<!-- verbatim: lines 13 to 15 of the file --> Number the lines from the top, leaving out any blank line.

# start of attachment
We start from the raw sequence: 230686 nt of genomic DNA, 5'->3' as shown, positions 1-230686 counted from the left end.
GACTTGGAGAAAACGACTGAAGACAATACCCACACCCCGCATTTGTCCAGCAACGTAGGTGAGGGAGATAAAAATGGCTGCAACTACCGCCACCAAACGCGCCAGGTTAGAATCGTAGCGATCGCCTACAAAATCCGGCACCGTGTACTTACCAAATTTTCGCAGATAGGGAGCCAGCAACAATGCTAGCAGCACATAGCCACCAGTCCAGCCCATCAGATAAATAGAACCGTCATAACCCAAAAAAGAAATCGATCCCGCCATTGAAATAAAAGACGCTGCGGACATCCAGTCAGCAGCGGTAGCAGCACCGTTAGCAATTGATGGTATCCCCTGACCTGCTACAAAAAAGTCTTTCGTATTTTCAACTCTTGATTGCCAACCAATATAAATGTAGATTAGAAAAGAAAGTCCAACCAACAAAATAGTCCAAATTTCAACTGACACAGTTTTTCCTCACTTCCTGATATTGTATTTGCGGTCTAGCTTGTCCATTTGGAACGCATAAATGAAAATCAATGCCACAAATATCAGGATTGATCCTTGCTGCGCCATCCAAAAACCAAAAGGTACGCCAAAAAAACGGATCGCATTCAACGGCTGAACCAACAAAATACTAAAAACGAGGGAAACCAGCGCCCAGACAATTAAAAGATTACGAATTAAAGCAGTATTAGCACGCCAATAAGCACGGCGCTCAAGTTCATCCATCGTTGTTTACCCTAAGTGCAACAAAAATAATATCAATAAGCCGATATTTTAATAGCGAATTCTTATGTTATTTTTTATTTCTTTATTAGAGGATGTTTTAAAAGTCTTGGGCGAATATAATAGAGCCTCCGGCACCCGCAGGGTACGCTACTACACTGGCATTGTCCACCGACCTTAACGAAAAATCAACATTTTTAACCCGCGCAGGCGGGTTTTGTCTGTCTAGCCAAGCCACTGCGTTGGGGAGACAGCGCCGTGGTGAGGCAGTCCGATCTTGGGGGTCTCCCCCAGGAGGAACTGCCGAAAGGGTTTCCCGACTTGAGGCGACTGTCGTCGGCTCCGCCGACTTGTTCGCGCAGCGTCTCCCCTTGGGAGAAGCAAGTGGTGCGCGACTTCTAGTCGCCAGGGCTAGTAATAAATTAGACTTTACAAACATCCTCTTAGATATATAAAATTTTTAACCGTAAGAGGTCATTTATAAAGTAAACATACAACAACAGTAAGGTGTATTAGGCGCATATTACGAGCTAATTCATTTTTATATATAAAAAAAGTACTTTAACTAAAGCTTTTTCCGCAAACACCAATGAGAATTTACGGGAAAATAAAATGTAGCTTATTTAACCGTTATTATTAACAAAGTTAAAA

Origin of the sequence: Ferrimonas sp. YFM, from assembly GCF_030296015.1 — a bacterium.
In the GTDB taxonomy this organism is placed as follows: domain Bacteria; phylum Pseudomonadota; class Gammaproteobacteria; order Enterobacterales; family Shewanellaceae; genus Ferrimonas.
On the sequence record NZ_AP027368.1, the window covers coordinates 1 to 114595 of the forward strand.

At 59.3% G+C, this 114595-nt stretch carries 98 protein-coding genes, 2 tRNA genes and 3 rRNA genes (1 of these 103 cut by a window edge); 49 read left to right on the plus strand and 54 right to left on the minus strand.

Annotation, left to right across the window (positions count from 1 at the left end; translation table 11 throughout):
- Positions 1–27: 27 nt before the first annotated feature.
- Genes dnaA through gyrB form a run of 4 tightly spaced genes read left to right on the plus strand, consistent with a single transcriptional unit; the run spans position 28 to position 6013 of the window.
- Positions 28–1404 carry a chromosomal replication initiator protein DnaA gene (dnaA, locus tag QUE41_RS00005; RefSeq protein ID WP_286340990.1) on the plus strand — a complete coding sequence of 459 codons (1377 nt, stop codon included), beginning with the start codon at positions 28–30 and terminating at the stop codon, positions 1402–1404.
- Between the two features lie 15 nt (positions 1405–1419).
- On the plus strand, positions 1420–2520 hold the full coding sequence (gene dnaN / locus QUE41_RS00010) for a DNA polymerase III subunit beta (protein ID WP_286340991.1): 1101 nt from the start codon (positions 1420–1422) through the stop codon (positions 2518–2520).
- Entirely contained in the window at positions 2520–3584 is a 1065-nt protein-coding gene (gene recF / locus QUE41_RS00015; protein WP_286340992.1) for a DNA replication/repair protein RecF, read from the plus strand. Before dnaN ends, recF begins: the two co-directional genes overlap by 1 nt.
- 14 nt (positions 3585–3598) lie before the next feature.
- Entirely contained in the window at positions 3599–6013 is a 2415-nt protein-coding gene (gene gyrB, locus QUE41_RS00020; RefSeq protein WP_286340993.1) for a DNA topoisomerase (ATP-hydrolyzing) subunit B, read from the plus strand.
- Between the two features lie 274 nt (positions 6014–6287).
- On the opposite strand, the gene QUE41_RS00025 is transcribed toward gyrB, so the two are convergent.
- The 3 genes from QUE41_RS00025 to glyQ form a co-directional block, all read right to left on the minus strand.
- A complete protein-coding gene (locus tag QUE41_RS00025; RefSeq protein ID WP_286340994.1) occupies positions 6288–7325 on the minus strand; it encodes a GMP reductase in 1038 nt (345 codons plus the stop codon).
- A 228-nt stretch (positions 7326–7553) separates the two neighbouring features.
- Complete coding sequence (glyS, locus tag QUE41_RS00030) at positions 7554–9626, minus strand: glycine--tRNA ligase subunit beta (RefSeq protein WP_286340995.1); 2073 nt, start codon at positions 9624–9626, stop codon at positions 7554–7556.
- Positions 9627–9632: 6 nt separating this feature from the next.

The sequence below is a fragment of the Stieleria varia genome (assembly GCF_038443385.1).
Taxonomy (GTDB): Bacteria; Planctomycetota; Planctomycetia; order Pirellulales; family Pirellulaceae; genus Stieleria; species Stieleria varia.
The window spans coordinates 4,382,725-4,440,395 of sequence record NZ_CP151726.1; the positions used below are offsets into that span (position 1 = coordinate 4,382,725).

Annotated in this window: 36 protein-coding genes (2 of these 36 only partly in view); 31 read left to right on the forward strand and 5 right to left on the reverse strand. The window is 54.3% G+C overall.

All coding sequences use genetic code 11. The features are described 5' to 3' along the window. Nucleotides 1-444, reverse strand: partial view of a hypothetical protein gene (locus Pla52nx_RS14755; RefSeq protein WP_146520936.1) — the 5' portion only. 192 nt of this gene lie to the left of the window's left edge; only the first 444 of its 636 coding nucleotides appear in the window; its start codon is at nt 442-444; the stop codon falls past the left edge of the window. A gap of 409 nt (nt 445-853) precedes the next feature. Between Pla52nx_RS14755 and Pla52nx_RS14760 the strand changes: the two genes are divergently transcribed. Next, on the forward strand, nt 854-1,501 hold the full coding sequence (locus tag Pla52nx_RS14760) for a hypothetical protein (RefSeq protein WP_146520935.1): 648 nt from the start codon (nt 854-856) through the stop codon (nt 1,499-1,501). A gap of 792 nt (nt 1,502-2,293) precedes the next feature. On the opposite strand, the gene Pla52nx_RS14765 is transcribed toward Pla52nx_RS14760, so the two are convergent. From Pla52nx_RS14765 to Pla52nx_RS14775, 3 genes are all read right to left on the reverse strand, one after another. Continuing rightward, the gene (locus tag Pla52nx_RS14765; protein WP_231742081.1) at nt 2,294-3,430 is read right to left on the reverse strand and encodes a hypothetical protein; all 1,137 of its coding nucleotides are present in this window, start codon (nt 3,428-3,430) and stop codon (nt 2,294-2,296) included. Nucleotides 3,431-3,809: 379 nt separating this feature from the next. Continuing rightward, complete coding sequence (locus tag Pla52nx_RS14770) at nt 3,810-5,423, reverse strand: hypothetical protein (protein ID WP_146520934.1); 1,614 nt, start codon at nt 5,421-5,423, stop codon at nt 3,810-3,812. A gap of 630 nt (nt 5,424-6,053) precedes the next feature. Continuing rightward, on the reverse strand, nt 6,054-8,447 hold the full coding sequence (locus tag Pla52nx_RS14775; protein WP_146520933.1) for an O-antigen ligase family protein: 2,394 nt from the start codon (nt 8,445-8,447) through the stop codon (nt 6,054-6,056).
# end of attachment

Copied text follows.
- Entirely contained in the window at positions 2520–3584 is a 1065-nt protein-coding gene (gene recF / locus QUE41_RS00015; protein WP_286340992.1) for a DNA replication/repair protein RecF, read from the plus strand. Before dnaN ends, recF begins: the two co-directional genes overlap by 1 nt.
- 14 nt (positions 3585–3598) lie before the next feature.
- Entirely contained in the window at positions 3599–6013 is a 2415-nt protein-coding gene (gene gyrB, locus QUE41_RS00020; RefSeq protein WP_286340993.1) for a DNA topoisomerase (ATP-hydrolyzing) subunit B, read from the plus strand.